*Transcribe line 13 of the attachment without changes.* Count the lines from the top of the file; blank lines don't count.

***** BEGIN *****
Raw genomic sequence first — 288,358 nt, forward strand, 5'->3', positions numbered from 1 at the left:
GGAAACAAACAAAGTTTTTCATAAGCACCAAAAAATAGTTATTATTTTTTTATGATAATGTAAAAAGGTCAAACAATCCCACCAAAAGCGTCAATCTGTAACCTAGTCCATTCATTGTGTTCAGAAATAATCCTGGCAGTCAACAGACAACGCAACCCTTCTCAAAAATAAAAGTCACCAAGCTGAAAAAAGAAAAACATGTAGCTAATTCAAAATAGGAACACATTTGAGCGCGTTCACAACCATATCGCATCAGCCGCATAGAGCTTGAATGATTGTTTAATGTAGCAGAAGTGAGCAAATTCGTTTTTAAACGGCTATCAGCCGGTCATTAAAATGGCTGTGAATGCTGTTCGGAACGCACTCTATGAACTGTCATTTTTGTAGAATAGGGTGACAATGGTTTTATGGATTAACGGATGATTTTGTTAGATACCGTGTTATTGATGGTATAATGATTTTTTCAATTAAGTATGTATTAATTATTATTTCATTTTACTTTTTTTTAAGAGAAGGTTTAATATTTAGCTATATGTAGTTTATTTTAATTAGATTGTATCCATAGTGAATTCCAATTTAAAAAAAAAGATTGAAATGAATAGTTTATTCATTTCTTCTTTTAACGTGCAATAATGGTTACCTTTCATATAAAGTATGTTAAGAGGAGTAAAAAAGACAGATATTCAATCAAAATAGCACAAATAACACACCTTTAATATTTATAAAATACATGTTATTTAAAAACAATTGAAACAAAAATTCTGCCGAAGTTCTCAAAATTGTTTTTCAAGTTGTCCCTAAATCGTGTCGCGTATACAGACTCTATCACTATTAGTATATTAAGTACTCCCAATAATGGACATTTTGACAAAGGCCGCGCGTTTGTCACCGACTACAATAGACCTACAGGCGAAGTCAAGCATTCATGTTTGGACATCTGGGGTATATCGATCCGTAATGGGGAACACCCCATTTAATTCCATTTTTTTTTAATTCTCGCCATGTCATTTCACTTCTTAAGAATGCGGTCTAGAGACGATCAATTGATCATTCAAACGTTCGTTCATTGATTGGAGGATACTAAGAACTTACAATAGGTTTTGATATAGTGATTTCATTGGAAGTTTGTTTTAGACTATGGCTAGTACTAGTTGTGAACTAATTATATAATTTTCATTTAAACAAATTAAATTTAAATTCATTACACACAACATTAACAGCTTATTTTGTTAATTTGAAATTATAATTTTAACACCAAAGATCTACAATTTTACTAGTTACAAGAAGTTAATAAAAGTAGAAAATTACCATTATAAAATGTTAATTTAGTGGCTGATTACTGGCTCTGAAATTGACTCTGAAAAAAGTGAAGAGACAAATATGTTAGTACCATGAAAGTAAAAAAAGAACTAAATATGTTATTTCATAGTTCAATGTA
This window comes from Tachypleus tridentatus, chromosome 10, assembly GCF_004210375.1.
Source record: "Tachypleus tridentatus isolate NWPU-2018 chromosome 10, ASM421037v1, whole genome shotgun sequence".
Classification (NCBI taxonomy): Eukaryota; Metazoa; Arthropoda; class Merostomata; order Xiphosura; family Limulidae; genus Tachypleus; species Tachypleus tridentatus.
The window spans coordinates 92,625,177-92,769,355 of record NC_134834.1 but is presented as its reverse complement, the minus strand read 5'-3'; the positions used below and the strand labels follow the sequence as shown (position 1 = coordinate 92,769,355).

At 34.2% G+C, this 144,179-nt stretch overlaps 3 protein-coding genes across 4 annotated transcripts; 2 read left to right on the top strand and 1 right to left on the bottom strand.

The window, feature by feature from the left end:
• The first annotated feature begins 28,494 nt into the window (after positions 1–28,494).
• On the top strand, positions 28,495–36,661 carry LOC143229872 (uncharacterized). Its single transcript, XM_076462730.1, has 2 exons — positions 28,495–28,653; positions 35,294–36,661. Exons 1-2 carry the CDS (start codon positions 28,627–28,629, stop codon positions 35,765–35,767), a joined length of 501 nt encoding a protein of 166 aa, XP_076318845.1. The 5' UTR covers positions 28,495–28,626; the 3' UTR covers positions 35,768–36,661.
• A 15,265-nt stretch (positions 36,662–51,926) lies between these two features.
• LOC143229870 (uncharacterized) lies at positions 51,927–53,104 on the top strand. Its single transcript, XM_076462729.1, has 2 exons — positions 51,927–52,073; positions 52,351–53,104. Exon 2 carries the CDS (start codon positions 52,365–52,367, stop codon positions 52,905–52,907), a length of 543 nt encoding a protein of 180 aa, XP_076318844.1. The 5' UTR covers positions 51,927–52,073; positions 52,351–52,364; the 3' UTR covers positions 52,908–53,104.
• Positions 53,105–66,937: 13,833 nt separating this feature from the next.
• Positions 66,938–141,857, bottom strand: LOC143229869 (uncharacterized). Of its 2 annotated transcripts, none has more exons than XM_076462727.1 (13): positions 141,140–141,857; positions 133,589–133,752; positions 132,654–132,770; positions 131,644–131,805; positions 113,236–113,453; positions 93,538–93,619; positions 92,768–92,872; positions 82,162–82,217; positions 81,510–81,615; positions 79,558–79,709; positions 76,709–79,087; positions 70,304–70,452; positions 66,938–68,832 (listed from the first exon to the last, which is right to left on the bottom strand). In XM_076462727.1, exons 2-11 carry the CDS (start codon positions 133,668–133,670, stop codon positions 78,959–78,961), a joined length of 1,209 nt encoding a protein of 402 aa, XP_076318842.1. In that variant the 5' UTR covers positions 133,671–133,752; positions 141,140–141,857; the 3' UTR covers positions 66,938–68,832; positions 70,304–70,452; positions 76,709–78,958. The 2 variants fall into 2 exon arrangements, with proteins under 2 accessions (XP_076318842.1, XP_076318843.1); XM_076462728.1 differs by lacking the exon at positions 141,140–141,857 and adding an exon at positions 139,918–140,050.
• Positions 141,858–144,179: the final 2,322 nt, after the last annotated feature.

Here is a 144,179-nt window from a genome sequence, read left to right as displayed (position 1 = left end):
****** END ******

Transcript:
• Positions 53,105–66,937: 13,833 nt separating this feature from the next.